Lagerfeld's creations shone on the red carpet

Model Claudia Schiffer with David Copperfield at the opening night of David Copperfield's show "The Magic of David Copperfield" in Paris on Sept. 29. At right is fashion designer Karl Lagerfeld. — Reuters file photo

New York — Late fashion icon Karl Lagerfeld earned himself a special place on the red carpet, designing clothes for a handpicked group of actresses and displaying his knack for melding the modern with the classic.

Until the early 1990s, big awards ceremonies like the Oscars were not really the stuff of designers like Lagerfeld, who died Tuesday at the age of 85, as most actresses chose to wear gowns by American designers whose names are now largely forgotten.

But with the emergence of TV shows focusing on show business and celebrities and the growth of the internet, those glitzy evenings took on an exponentially higher visibility.

As the head of Chanel since 1983, and a collaborator at Fendi since 1965, Lagerfeld took part in this movement but on his own terms.

Lagerfeld chose a handful of actresses that he found to be inspiring, establishing special relationships with them.

Gwyneth Paltrow, Julianne Moore, Nicole Kidman and more recently Keira Knightley, Kristen Stewart and Emma Stone have walked down the red carpet more than once wearing a Chanel outfit designed by the German-born creator known for his white hair and ponytail.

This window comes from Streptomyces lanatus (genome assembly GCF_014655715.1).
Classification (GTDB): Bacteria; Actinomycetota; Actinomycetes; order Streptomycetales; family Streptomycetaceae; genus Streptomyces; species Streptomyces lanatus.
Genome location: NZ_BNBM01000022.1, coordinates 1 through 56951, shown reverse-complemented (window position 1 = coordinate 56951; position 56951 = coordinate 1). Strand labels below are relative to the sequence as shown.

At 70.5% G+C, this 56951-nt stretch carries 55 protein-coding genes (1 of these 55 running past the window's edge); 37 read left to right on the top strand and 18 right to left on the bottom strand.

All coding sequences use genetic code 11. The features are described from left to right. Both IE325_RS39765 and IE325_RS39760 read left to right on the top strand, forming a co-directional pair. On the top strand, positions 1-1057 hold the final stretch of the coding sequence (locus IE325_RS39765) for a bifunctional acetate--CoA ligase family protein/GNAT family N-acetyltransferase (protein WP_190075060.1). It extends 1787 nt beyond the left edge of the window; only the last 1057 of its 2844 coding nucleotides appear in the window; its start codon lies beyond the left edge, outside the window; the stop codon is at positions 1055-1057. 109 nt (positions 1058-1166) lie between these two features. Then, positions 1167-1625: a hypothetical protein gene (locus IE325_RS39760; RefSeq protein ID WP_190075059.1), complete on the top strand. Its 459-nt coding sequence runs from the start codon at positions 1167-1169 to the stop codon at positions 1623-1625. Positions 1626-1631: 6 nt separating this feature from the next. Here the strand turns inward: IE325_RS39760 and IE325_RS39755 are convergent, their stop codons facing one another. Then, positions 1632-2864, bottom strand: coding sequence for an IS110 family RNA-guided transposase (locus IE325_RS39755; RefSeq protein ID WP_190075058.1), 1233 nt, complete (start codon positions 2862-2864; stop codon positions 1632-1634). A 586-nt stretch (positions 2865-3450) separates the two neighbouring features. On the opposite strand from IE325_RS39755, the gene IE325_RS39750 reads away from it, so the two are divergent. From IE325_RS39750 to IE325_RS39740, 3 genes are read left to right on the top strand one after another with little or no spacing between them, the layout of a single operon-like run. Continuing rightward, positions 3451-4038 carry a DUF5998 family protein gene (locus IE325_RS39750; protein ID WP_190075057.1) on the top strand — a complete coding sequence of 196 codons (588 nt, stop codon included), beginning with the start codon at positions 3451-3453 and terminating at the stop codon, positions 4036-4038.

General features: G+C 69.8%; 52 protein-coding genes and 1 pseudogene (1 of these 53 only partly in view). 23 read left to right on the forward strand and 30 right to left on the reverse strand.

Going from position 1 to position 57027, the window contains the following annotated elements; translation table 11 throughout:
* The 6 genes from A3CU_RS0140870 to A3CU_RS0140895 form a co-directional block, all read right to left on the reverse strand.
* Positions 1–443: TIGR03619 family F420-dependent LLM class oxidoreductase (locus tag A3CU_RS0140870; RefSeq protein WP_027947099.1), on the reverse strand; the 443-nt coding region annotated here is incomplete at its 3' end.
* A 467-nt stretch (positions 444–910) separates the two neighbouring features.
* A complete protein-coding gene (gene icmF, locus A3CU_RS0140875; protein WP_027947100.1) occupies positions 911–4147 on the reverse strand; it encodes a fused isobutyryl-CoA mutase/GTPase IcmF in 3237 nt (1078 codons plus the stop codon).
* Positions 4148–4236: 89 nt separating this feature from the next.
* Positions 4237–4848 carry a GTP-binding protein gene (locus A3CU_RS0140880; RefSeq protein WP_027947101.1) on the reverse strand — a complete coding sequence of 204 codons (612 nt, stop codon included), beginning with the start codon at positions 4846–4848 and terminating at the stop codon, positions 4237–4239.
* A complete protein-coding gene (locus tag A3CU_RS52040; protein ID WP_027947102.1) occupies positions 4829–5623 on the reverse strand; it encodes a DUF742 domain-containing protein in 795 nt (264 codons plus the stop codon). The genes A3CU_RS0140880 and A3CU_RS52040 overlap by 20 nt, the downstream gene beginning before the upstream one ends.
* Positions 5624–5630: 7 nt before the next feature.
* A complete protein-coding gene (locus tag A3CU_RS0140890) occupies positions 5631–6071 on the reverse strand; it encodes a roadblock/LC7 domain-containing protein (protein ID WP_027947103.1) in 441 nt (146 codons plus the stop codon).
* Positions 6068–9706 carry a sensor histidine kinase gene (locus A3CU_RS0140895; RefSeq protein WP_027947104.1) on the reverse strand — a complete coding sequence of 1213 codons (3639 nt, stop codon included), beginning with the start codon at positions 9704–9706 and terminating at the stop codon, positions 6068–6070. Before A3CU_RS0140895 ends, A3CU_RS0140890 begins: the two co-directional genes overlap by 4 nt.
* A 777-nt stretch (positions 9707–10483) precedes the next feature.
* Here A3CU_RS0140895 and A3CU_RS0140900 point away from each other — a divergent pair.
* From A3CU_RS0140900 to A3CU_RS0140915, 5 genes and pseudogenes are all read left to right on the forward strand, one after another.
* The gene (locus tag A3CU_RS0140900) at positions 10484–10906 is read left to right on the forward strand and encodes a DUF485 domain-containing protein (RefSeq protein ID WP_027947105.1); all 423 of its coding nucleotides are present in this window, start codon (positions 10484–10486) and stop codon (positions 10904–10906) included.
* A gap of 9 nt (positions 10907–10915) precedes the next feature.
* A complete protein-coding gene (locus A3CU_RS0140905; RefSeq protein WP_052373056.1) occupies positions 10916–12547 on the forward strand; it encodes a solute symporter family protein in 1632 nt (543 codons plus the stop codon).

These were gowns lean on color, often just black or white, with a taste for pearls, crystals or sequins and the touch that puts high fashion ready-to-wear clothes in a class of their own.

On the red carpets of the world, Lagerfeld constantly reinterpreted company founder Coco Chanel's vision.

Chanel rarely created a dress specifically for a red carpet ceremony, although Lagerfeld did make a few exceptions, such as for Moore.

In 2015, she won the Oscar for best actress for her work in "Still Alice" and at the ceremony wore a gown that required four fittings and 500 hours of work.

At about the same time Lagerfeld told The New York Times that Moore matched his idea of the perfect woman, not just because of her looks but also for "the way she is in life." — AFP